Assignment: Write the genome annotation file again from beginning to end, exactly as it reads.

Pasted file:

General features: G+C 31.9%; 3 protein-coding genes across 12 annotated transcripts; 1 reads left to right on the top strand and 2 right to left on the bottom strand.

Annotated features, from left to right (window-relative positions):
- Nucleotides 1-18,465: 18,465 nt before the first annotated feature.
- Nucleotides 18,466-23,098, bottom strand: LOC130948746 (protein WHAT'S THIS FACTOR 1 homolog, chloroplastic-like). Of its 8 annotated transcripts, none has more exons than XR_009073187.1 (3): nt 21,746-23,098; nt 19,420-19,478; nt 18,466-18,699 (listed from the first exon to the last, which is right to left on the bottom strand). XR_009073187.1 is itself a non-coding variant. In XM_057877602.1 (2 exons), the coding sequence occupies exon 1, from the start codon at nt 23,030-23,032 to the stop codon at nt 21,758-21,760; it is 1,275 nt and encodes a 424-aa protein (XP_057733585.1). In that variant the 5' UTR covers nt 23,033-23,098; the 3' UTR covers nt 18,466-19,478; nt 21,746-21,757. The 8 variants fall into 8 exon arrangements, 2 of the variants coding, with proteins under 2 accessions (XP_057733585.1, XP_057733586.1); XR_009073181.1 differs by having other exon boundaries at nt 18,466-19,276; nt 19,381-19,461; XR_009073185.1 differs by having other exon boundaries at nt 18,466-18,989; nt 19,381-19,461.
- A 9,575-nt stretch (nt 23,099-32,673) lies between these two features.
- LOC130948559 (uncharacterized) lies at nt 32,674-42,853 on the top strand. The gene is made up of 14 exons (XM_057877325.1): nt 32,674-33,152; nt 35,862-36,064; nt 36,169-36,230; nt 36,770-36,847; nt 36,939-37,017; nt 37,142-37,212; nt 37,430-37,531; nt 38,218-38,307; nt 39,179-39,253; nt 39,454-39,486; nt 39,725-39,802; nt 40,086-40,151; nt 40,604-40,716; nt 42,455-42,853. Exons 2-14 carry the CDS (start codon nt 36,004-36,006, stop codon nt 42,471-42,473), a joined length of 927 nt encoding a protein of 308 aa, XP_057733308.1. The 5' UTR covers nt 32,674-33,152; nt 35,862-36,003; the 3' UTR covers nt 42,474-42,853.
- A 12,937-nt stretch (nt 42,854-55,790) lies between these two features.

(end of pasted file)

General features: G+C 31.9%; 3 protein-coding genes across 12 annotated transcripts; 1 reads left to right on the top strand and 2 right to left on the bottom strand.

Annotated features, from left to right (window-relative positions):
- Nucleotides 1-18,465: 18,465 nt before the first annotated feature.
- Nucleotides 18,466-23,098, bottom strand: LOC130948746 (protein WHAT'S THIS FACTOR 1 homolog, chloroplastic-like). Of its 8 annotated transcripts, none has more exons than XR_009073187.1 (3): nt 21,746-23,098; nt 19,420-19,478; nt 18,466-18,699 (listed from the first exon to the last, which is right to left on the bottom strand). XR_009073187.1 is itself a non-coding variant. In XM_057877602.1 (2 exons), the coding sequence occupies exon 1, from the start codon at nt 23,030-23,032 to the stop codon at nt 21,758-21,760; it is 1,275 nt and encodes a 424-aa protein (XP_057733585.1). In that variant the 5' UTR covers nt 23,033-23,098; the 3' UTR covers nt 18,466-19,478; nt 21,746-21,757. The 8 variants fall into 8 exon arrangements, 2 of the variants coding, with proteins under 2 accessions (XP_057733585.1, XP_057733586.1); XR_009073181.1 differs by having other exon boundaries at nt 18,466-19,276; nt 19,381-19,461; XR_009073185.1 differs by having other exon boundaries at nt 18,466-18,989; nt 19,381-19,461.
- A 9,575-nt stretch (nt 23,099-32,673) lies between these two features.
- LOC130948559 (uncharacterized) lies at nt 32,674-42,853 on the top strand. The gene is made up of 14 exons (XM_057877325.1): nt 32,674-33,152; nt 35,862-36,064; nt 36,169-36,230; nt 36,770-36,847; nt 36,939-37,017; nt 37,142-37,212; nt 37,430-37,531; nt 38,218-38,307; nt 39,179-39,253; nt 39,454-39,486; nt 39,725-39,802; nt 40,086-40,151; nt 40,604-40,716; nt 42,455-42,853. Exons 2-14 carry the CDS (start codon nt 36,004-36,006, stop codon nt 42,471-42,473), a joined length of 927 nt encoding a protein of 308 aa, XP_057733308.1. The 5' UTR covers nt 32,674-33,152; nt 35,862-36,003; the 3' UTR covers nt 42,474-42,853.
- A 12,937-nt stretch (nt 42,854-55,790) lies between these two features.